Neurohypophyseal dysfunction: implications for the pathophysiology of eating disorders.
Pituitary Gland, Posterior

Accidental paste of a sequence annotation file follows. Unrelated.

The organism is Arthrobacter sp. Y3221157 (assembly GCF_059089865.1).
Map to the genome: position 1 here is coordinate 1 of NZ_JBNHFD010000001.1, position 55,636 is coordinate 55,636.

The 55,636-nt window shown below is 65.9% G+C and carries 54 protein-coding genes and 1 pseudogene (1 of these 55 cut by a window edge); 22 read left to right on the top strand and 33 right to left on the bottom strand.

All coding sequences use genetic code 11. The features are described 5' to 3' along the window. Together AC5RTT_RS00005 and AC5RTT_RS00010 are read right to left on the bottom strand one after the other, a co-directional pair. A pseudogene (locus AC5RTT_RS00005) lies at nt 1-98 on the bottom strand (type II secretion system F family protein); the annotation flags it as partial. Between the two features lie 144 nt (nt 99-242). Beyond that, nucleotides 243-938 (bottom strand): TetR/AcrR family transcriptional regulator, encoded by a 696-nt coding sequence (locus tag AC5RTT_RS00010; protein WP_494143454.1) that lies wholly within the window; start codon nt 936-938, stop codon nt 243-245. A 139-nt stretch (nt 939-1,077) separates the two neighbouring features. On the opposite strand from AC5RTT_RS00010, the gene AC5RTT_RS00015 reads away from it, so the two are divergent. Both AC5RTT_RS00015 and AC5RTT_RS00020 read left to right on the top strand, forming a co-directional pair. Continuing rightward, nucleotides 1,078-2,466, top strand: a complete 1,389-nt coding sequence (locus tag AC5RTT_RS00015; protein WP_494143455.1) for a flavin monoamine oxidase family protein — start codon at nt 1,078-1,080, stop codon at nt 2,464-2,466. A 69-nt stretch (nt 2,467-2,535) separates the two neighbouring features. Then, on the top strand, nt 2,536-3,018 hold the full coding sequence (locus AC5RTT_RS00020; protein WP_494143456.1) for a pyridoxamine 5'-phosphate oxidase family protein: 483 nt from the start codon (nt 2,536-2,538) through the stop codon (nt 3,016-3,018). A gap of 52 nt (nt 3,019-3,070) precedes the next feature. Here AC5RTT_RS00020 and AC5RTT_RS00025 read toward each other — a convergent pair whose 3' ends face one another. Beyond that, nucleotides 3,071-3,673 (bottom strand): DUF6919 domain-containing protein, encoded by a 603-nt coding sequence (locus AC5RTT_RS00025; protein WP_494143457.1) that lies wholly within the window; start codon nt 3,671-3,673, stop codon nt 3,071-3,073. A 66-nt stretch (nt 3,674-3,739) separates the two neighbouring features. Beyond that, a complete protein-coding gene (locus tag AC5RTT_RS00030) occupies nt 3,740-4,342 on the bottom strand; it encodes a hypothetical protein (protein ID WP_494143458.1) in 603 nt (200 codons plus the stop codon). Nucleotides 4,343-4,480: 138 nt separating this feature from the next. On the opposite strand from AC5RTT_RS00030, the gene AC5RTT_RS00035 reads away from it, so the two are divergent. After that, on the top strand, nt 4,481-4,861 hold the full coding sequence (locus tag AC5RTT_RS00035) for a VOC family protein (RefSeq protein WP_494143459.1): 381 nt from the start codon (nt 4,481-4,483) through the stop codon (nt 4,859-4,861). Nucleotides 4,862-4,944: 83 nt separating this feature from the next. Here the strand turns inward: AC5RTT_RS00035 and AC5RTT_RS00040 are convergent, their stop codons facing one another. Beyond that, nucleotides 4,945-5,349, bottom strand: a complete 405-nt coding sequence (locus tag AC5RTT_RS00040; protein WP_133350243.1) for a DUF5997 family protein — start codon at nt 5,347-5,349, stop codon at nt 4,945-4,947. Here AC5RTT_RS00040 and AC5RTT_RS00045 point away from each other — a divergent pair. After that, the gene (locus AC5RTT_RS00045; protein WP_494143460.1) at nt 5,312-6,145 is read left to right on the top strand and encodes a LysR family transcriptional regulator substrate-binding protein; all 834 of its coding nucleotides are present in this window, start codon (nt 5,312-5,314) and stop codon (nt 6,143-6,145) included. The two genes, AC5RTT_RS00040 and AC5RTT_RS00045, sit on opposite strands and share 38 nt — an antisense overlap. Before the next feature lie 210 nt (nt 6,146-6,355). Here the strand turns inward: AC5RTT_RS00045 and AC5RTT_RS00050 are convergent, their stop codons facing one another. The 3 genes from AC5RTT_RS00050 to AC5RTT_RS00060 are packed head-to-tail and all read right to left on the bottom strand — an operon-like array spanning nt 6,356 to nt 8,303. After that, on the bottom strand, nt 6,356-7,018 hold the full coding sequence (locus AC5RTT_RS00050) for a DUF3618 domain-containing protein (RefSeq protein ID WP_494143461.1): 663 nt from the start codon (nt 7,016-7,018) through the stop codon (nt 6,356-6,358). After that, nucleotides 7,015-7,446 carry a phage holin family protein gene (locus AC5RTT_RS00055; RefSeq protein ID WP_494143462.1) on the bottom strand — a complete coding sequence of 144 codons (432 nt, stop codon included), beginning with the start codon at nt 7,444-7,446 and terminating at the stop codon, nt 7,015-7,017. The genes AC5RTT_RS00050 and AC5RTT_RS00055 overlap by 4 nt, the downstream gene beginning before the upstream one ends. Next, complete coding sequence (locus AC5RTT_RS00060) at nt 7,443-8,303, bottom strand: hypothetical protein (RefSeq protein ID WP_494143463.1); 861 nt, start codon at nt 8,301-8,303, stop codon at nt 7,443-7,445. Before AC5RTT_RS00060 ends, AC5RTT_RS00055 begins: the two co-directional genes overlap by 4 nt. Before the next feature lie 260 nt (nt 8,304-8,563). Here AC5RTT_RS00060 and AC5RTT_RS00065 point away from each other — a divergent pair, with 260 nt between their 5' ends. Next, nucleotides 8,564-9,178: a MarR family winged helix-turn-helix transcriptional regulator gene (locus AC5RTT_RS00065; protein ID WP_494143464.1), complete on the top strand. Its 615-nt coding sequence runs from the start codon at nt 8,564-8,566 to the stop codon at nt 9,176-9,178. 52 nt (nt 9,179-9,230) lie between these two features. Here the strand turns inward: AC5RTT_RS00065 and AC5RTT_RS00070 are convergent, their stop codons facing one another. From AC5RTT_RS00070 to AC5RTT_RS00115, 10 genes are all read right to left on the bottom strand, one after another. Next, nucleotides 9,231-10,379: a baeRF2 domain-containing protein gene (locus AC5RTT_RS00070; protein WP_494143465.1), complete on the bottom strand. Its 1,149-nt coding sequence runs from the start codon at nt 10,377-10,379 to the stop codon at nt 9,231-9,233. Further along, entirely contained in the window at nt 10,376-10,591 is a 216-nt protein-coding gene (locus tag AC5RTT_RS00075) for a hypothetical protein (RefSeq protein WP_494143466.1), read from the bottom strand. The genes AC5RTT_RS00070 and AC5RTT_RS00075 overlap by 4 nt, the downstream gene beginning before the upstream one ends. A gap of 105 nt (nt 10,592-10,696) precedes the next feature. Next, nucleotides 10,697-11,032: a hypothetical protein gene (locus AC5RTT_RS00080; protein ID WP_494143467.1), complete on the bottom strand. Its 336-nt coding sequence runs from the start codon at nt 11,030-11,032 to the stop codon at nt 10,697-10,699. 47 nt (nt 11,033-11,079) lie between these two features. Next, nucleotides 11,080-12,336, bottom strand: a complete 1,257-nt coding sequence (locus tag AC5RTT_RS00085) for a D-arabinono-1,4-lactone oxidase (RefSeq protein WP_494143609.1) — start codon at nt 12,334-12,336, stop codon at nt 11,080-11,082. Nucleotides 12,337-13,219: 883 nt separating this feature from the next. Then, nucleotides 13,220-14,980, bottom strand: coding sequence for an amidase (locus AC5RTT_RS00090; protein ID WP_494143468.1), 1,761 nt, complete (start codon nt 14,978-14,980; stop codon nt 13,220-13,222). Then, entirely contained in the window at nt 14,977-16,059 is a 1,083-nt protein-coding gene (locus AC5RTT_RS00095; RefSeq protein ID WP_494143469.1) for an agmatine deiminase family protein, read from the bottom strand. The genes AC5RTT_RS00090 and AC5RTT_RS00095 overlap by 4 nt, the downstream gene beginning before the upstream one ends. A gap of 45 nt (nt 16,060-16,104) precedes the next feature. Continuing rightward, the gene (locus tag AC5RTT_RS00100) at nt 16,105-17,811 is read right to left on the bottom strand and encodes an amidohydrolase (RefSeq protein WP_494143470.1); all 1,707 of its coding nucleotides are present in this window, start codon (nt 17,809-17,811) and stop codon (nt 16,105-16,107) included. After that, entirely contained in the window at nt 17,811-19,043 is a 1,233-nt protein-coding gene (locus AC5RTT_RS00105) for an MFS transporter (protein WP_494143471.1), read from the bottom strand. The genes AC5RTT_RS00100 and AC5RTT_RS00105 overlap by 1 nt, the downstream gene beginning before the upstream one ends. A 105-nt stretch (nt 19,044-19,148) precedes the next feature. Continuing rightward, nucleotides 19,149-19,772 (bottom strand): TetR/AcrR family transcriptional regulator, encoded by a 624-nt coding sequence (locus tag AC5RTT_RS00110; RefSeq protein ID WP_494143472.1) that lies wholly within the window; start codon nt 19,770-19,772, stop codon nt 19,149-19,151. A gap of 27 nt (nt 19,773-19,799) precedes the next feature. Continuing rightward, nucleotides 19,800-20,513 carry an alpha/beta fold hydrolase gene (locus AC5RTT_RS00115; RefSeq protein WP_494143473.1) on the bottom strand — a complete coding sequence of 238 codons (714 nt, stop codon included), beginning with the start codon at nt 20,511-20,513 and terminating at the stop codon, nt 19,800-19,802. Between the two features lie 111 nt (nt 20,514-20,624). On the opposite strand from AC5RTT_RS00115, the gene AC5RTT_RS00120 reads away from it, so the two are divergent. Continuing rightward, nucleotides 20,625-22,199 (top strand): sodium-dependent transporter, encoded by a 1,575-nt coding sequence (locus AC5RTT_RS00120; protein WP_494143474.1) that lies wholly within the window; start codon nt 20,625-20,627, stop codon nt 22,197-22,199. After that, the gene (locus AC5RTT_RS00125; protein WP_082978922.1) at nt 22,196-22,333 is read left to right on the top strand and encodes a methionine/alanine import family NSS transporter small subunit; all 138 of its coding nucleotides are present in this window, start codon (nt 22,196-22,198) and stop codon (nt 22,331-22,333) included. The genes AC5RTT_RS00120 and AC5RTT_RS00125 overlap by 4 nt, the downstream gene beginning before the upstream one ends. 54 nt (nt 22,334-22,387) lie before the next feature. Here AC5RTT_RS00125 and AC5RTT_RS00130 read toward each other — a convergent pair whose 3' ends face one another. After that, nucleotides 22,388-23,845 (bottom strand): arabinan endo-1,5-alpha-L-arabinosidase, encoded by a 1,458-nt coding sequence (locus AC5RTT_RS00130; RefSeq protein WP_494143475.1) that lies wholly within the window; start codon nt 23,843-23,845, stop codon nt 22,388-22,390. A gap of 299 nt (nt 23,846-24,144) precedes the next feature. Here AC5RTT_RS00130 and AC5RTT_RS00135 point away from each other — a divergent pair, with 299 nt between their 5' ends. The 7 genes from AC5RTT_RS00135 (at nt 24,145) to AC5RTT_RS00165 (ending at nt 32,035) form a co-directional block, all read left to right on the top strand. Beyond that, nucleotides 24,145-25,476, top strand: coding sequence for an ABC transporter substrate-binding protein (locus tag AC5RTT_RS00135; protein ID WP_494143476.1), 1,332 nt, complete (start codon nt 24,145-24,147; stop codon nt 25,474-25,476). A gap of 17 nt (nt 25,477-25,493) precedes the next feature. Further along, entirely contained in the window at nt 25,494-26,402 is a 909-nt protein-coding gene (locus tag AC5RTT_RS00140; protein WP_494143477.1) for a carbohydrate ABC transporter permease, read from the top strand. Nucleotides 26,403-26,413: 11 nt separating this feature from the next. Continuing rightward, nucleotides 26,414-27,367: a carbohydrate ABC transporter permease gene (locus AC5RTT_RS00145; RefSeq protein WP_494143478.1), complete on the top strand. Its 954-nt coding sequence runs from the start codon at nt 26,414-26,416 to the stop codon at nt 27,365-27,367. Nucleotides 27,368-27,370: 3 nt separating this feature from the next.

Vasopressin (AVP) and oxytocin (OT) are hypothalamic neuropeptides having distinct peripherally and centrally directed cell populations. While principally responsible for the regulation of osmotic equilibrium, AVP also participates in stress-mediated adrenocorticotropic hormone (ACTH) release, and in consolidation and retrieval of aversively conditioned behaviors. OT is principally known for its role in parturition and lactation, but also has effects opposite of AVP, antagonizing stress-mediated ACTH release and impairing the consolidation and retrieval of aversively conditioned behaviors. Our group has demonstrated novel peripheral osmoregulatory defects in underweight anorexics, coupled with hypersecretion of AVP into the cerebrospinal fluid (CSF). Conversely, a relative reduction of CSF OT is seen in underweight anorexics. Speculatively, these reciprocal changes in neurohypophyseal peptides in the underweight anorexic may enhance the observed neuroendocrine and cognitive abnormalities. In addition, the alterations in CSF OT may occur as a consequence of the abnormal gastrointestinal function present during the acute stages of anorexia nervosa.